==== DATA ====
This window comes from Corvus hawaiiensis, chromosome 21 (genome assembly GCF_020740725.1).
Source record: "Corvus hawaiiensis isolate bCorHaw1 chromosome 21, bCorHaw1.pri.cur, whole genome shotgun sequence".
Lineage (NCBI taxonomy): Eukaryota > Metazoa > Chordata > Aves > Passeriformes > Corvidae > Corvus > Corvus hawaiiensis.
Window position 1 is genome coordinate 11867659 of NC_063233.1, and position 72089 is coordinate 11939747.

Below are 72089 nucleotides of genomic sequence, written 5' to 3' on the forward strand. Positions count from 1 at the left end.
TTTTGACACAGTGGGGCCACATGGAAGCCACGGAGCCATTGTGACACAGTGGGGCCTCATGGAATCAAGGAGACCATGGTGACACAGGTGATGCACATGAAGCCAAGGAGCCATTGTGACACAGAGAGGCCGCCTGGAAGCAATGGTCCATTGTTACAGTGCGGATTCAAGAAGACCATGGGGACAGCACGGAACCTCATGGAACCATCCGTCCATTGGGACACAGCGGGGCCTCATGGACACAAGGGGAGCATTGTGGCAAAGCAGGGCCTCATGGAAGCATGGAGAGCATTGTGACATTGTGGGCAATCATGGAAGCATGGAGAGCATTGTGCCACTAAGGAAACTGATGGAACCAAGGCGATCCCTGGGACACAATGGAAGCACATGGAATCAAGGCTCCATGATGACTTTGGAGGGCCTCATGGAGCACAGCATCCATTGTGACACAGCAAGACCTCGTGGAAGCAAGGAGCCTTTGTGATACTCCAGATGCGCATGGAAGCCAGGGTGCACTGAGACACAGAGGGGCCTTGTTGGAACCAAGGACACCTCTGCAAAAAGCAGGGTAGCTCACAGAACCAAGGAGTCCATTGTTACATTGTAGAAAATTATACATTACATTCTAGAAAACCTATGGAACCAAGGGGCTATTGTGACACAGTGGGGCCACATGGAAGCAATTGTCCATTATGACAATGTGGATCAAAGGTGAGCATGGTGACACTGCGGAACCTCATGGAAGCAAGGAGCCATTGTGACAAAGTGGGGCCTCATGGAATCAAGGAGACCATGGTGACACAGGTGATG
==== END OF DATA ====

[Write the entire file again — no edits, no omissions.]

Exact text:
This window comes from Corvus hawaiiensis, chromosome 21 (genome assembly GCF_020740725.1).
Source record: "Corvus hawaiiensis isolate bCorHaw1 chromosome 21, bCorHaw1.pri.cur, whole genome shotgun sequence".
Lineage (NCBI taxonomy): Eukaryota > Metazoa > Chordata > Aves > Passeriformes > Corvidae > Corvus > Corvus hawaiiensis.
Window position 1 is genome coordinate 11867659 of NC_063233.1, and position 72089 is coordinate 11939747.

Below are 72089 nucleotides of genomic sequence, written 5' to 3' on the forward strand. Positions count from 1 at the left end.
TTTTGACACAGTGGGGCCACATGGAAGCCACGGAGCCATTGTGACACAGTGGGGCCTCATGGAATCAAGGAGACCATGGTGACACAGGTGATGCACATGAAGCCAAGGAGCCATTGTGACACAGAGAGGCCGCCTGGAAGCAATGGTCCATTGTTACAGTGCGGATTCAAGAAGACCATGGGGACAGCACGGAACCTCATGGAACCATCCGTCCATTGGGACACAGCGGGGCCTCATGGACACAAGGGGAGCATTGTGGCAAAGCAGGGCCTCATGGAAGCATGGAGAGCATTGTGACATTGTGGGCAATCATGGAAGCATGGAGAGCATTGTGCCACTAAGGAAACTGATGGAACCAAGGCGATCCCTGGGACACAATGGAAGCACATGGAATCAAGGCTCCATGATGACTTTGGAGGGCCTCATGGAGCACAGCATCCATTGTGACACAGCAAGACCTCGTGGAAGCAAGGAGCCTTTGTGATACTCCAGATGCGCATGGAAGCCAGGGTGCACTGAGACACAGAGGGGCCTTGTTGGAACCAAGGACACCTCTGCAAAAAGCAGGGTAGCTCACAGAACCAAGGAGTCCATTGTTACATTGTAGAAAATTATACATTACATTCTAGAAAACCTATGGAACCAAGGGGCTATTGTGACACAGTGGGGCCACATGGAAGCAATTGTCCATTATGACAATGTGGATCAAAGGTGAGCATGGTGACACTGCGGAACCTCATGGAAGCAAGGAGCCATTGTGACAAAGTGGGGCCTCATGGAATCAAGGAGACCATGGTGACACAGGTGATG